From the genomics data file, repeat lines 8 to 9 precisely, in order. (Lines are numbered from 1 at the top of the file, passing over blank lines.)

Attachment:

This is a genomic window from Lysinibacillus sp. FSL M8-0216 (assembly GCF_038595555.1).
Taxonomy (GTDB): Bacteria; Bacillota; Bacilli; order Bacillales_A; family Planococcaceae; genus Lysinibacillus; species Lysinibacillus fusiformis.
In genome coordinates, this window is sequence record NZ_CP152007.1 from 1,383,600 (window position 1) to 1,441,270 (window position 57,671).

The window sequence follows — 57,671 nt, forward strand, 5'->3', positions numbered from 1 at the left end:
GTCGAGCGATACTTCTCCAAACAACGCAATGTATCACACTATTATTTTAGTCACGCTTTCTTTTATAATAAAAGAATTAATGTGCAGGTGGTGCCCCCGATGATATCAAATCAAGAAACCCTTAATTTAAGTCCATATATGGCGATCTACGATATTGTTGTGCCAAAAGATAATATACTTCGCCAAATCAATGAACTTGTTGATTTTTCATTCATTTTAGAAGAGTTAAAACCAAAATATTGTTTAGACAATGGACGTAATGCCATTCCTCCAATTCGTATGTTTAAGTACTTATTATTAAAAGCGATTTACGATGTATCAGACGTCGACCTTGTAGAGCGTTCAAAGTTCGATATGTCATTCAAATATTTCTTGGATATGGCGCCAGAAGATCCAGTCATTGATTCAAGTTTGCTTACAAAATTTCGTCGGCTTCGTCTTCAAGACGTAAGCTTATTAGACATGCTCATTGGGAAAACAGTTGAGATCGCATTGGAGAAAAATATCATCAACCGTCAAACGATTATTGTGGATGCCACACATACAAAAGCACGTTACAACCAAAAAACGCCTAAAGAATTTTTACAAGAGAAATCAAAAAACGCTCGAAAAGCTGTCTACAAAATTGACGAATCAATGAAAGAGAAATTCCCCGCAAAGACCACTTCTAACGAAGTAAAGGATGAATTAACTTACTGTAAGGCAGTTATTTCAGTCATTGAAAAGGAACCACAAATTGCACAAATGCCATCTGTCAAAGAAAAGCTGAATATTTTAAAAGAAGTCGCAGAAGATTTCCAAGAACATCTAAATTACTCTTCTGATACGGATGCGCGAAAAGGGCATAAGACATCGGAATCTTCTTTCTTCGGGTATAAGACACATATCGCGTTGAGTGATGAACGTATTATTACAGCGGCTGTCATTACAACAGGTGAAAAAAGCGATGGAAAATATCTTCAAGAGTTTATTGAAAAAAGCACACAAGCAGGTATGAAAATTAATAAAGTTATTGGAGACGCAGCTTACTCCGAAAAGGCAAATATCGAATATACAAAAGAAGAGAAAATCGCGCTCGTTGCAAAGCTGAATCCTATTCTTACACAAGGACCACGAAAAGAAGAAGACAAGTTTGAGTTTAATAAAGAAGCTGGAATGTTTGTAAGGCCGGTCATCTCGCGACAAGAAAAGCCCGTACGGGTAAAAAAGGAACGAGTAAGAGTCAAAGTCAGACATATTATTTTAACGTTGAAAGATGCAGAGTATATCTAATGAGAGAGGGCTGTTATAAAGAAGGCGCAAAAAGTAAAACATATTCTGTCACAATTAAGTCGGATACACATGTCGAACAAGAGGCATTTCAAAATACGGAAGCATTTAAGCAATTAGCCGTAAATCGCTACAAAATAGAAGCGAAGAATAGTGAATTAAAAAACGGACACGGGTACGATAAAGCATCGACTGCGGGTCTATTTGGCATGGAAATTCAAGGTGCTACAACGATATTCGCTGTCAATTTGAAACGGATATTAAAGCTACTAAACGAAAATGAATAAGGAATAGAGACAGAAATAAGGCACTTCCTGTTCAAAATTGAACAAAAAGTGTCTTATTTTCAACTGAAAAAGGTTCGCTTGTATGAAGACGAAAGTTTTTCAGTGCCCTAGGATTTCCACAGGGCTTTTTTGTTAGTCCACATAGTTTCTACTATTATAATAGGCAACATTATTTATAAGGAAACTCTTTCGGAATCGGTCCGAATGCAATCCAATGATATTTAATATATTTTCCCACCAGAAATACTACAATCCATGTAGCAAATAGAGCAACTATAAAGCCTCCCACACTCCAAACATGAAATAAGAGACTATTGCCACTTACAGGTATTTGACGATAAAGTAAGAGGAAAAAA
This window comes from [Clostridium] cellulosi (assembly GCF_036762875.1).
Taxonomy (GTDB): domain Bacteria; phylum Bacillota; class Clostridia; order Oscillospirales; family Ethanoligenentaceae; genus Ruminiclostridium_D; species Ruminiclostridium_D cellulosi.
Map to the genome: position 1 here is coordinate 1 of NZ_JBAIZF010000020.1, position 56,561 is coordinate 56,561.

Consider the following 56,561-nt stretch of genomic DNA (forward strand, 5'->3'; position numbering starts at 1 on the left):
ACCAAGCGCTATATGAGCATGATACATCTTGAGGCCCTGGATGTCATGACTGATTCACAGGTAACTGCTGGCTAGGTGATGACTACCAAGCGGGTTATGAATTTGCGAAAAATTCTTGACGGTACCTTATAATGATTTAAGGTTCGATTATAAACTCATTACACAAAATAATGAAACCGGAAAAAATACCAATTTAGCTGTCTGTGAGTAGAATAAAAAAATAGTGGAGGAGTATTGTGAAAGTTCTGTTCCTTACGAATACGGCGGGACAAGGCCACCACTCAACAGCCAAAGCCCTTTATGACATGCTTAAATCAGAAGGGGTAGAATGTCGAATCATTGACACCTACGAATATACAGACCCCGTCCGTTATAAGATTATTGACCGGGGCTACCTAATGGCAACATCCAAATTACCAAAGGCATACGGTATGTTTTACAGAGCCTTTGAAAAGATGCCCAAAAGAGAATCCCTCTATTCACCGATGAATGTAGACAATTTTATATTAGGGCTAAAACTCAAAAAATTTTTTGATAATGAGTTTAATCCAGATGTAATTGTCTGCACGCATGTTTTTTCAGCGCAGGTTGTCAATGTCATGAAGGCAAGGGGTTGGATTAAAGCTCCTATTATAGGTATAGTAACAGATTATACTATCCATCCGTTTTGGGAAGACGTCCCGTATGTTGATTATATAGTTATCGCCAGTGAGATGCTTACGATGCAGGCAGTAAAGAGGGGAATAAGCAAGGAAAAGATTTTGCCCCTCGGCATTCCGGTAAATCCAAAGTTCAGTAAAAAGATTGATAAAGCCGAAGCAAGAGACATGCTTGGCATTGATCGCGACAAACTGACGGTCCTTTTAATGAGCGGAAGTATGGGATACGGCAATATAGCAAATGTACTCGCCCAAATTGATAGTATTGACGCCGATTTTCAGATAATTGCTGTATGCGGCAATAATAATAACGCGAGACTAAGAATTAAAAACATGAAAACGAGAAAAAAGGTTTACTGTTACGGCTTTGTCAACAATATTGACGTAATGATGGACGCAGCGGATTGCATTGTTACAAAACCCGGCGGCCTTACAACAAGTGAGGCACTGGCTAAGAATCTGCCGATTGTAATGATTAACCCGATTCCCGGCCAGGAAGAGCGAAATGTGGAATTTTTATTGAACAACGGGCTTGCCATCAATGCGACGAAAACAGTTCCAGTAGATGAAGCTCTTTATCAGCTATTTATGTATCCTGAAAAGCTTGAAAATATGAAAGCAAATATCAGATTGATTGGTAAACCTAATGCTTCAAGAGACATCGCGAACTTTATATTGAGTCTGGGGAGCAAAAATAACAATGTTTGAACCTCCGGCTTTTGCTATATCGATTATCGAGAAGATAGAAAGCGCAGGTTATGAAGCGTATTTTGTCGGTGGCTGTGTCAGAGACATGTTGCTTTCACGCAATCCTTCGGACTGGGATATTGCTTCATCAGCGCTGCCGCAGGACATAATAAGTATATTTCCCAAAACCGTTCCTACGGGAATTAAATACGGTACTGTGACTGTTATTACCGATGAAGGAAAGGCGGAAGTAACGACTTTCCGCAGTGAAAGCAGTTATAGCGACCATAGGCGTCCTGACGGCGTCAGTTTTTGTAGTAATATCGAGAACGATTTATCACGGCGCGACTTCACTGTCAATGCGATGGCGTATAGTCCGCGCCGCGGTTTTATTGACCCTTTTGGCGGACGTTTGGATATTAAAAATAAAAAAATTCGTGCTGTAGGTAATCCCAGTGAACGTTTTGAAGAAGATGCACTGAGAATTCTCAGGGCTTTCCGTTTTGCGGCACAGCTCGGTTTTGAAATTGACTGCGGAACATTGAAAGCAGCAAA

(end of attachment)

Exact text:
Map to the genome: position 1 here is coordinate 1 of NZ_JBAIZF010000020.1, position 56,561 is coordinate 56,561.

Consider the following 56,561-nt stretch of genomic DNA (forward strand, 5'->3'; position numbering starts at 1 on the left):